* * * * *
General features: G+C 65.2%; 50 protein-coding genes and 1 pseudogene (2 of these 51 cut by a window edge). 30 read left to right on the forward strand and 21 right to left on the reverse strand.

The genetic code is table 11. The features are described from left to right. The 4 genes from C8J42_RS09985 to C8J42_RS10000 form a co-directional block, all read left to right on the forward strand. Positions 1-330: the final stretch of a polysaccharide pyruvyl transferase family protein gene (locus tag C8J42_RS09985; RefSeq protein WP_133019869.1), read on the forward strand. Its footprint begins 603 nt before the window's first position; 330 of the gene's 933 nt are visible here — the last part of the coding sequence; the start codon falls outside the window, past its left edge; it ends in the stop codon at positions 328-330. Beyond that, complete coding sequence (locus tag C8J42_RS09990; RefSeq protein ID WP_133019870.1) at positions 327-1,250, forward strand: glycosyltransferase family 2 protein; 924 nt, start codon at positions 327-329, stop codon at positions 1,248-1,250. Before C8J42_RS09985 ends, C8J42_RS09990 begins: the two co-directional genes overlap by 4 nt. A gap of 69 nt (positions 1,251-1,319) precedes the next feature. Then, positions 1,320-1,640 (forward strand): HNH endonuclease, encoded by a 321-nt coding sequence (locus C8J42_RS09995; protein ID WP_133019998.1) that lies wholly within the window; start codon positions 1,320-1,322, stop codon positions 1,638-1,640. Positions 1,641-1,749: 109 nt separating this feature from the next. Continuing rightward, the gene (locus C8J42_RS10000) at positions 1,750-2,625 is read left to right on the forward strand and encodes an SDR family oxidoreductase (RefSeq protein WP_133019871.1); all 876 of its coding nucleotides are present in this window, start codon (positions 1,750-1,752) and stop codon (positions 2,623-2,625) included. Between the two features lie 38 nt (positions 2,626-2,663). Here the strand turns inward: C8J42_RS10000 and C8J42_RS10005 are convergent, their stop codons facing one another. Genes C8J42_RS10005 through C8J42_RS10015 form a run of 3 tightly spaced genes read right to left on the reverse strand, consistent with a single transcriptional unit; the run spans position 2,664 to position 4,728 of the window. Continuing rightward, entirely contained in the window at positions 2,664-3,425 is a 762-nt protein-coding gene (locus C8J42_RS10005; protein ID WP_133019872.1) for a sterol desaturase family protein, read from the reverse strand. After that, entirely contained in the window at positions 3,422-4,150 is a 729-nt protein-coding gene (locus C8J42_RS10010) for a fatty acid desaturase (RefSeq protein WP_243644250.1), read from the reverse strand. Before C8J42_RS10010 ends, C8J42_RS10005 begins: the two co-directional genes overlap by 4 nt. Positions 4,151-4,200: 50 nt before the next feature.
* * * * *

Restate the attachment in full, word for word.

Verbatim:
General features: G+C 65.2%; 50 protein-coding genes and 1 pseudogene (2 of these 51 cut by a window edge). 30 read left to right on the forward strand and 21 right to left on the reverse strand.

The genetic code is table 11. The features are described from left to right. The 4 genes from C8J42_RS09985 to C8J42_RS10000 form a co-directional block, all read left to right on the forward strand. Positions 1-330: the final stretch of a polysaccharide pyruvyl transferase family protein gene (locus tag C8J42_RS09985; RefSeq protein WP_133019869.1), read on the forward strand. Its footprint begins 603 nt before the window's first position; 330 of the gene's 933 nt are visible here — the last part of the coding sequence; the start codon falls outside the window, past its left edge; it ends in the stop codon at positions 328-330. Beyond that, complete coding sequence (locus tag C8J42_RS09990; RefSeq protein ID WP_133019870.1) at positions 327-1,250, forward strand: glycosyltransferase family 2 protein; 924 nt, start codon at positions 327-329, stop codon at positions 1,248-1,250. Before C8J42_RS09985 ends, C8J42_RS09990 begins: the two co-directional genes overlap by 4 nt. A gap of 69 nt (positions 1,251-1,319) precedes the next feature. Then, positions 1,320-1,640 (forward strand): HNH endonuclease, encoded by a 321-nt coding sequence (locus C8J42_RS09995; protein ID WP_133019998.1) that lies wholly within the window; start codon positions 1,320-1,322, stop codon positions 1,638-1,640. Positions 1,641-1,749: 109 nt separating this feature from the next. Continuing rightward, the gene (locus C8J42_RS10000) at positions 1,750-2,625 is read left to right on the forward strand and encodes an SDR family oxidoreductase (RefSeq protein WP_133019871.1); all 876 of its coding nucleotides are present in this window, start codon (positions 1,750-1,752) and stop codon (positions 2,623-2,625) included. Between the two features lie 38 nt (positions 2,626-2,663). Here the strand turns inward: C8J42_RS10000 and C8J42_RS10005 are convergent, their stop codons facing one another. Genes C8J42_RS10005 through C8J42_RS10015 form a run of 3 tightly spaced genes read right to left on the reverse strand, consistent with a single transcriptional unit; the run spans position 2,664 to position 4,728 of the window. Continuing rightward, entirely contained in the window at positions 2,664-3,425 is a 762-nt protein-coding gene (locus C8J42_RS10005; protein ID WP_133019872.1) for a sterol desaturase family protein, read from the reverse strand. After that, entirely contained in the window at positions 3,422-4,150 is a 729-nt protein-coding gene (locus C8J42_RS10010) for a fatty acid desaturase (RefSeq protein WP_243644250.1), read from the reverse strand. Before C8J42_RS10010 ends, C8J42_RS10005 begins: the two co-directional genes overlap by 4 nt. Positions 4,151-4,200: 50 nt before the next feature.